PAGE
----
I was in Ohio for the holidays. My sister works for a fastfood place. Her boss told her she needs to reschedule all of the full time employees to 28 hours or less so he does not have to comply with any of the new health law requirements. Is this happening in North Carolina and is it legal?
This forum, organized by the Chapel Hill-Carrboro Citizens Advocating for Racial Equity and co-sponsored by the Community Education Collaborative, the Chapel Hill Town Council's Justice in Action Committee, and the UNC Center for Civil Rights, will feature Orange County Commissioner Mark Dorosin giving the keynote address. Orange County Public Defender James Williams will give opening and closing remarks, and a panel of experts and community will discuss school discipline laws and policies, policing, and their effects on students and families in the Chapel Hill-Carrboro City Schools and brainstorm possible solutions.
Saturday, February 2, 2013 - 1:00pm to 4:00pm
I have copied the letter I submitted today for town council. As of today 5 other people have applied for the position. I look forward to learning about the other candidates. Fifteen years ago when my son was one I applied for a vacancy. Since then I've served on numerous committees and boards but never ran for office. (My only attempt was in 1990 when I ran for the State House.) More recently I decided not to run because of my aging parents who then passed away.
Newly minted county commissioner (and former Chapel Hill Town Council member) Penny Rich just sent a letter (quoted in its entirety below) to Chapel Hill mayor Mark Kleinschmidt. In it she takes strong exception to the behavior of Chapel Hill Planning Board chair Del Snow, who attended a county commissioners meeting last month to speak against the implementation of the Orange County transit plan. (See OP's live coverage of the meeting and discussion of the transit vote.)
While I wholeheartedly share Penny's concerns about Del misrepresenting the town, her call for the town to remove Del from the Planning Board will probably provoke a defensive response about municipal sovereignty, which will make it politically difficult for the town to actually do anything about it. Frankly I'm even more bothered that someone in a position of planning leadership such as Del is working to undermine the large-scale community transportation planning that is so critical to our future. Either way I'd like to see some new leaders on the Planning Board, preferably who appreciate both planning and process. But only the Chapel Hill Town Counil can make that happen.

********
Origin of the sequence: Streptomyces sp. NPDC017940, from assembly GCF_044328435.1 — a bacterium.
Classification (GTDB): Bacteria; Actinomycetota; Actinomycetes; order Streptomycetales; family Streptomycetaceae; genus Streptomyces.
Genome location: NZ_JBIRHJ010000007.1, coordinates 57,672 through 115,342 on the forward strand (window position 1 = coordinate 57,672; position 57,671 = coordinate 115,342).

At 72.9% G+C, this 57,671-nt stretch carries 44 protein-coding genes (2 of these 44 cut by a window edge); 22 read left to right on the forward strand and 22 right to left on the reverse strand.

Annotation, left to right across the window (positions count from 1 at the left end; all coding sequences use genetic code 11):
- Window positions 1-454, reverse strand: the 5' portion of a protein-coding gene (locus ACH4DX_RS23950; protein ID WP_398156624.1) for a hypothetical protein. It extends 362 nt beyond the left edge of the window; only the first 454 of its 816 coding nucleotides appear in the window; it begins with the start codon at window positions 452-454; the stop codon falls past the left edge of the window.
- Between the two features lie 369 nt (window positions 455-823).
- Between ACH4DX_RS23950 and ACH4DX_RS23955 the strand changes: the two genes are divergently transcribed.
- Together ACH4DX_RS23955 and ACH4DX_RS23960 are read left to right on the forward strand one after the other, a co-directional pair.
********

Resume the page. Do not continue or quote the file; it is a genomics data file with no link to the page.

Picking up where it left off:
Filing has now closed for Penny Rich’s vacated Town Council
seat. There will be a special public hearing January 14th where the
applicants will be allowed to speak. The Council will consider
making an appointment to fill the vacancy on January
There are 11 applicants to the seat. I believe that this applicant
pool is more diverse than in past appointment processes. There are
4 women, one student, one Latino candidate, one African-American
applicant, one candidate who identifies (per her voter registration
record) as multiracial, and a Republican. Below is a brief
The FBI labels animal rights and environmental activists the
“number one domestic terrorism threat,” and new laws turn activism into
“terrorism” if it hurts corporate profits. How did this happen? Why are
undercover investigators and those who use non-violent civil disobedience being
treated so disproportionately? And what are the real life consequences for the
activists who are investigated, and even sent to prison, as domestic
terrorists? Journalist Will Potter and activist Jake Conroy will explore these
questions from first hand perspectives.
Wednesday, January 23, 2013 - 7:00pm
104 Howell Hall, UNC Campus
As many OP readers know, the Historic Rogers Road Task Force has been meeting for the last year to discuss strategies to bring sewer service and a community center to the Rogers Road neighborhood. At the last Assembly of Governments meeting, there was a discussion about whether the task force should continue to meet next year. Michelle Johnson, Molly DeMarco, and I have drafted the following letter to deliver to the county commissioners prior to their January 24th meeting asking them to continue the task force.
The Town of Chapel Hill and the Town of Carrboro should not authorize their managers to continue with the Gig.U (aka North Carolina Next Generation Network [NCNGN]) initiative at this time. Both elected bodies should direct staff to send the request for proposals (RFP) back to the drawing board for repairs.
The primary reason to reject the current RFP is that local governments could not enforce important parts of agreements that could come from a resulting contract. Municipalities all over North Carolina have been stripped of any legal authority to franchise or regulate either cable or broadband systems. This is important because, as the current RFP is structured, this is how the towns would make sure we all have access to a new fast network.
I just sent the following to the Chapel Hill Town Council:
At the start of the new year I'll be hosting another round of Open Office Hours in coffee shops across Chapel Hill. Please stop by if you have issues you would like to discuss, or just want to hear more about what local government is doing.
Monday, January 21, 2013 - 5:30pm to 6:30pm
Joe Van Gogh in Timberlyne
This Week in Orange Politics
Though it’s a short week because of the Memorial Day holiday, Orange County’s public bodies will
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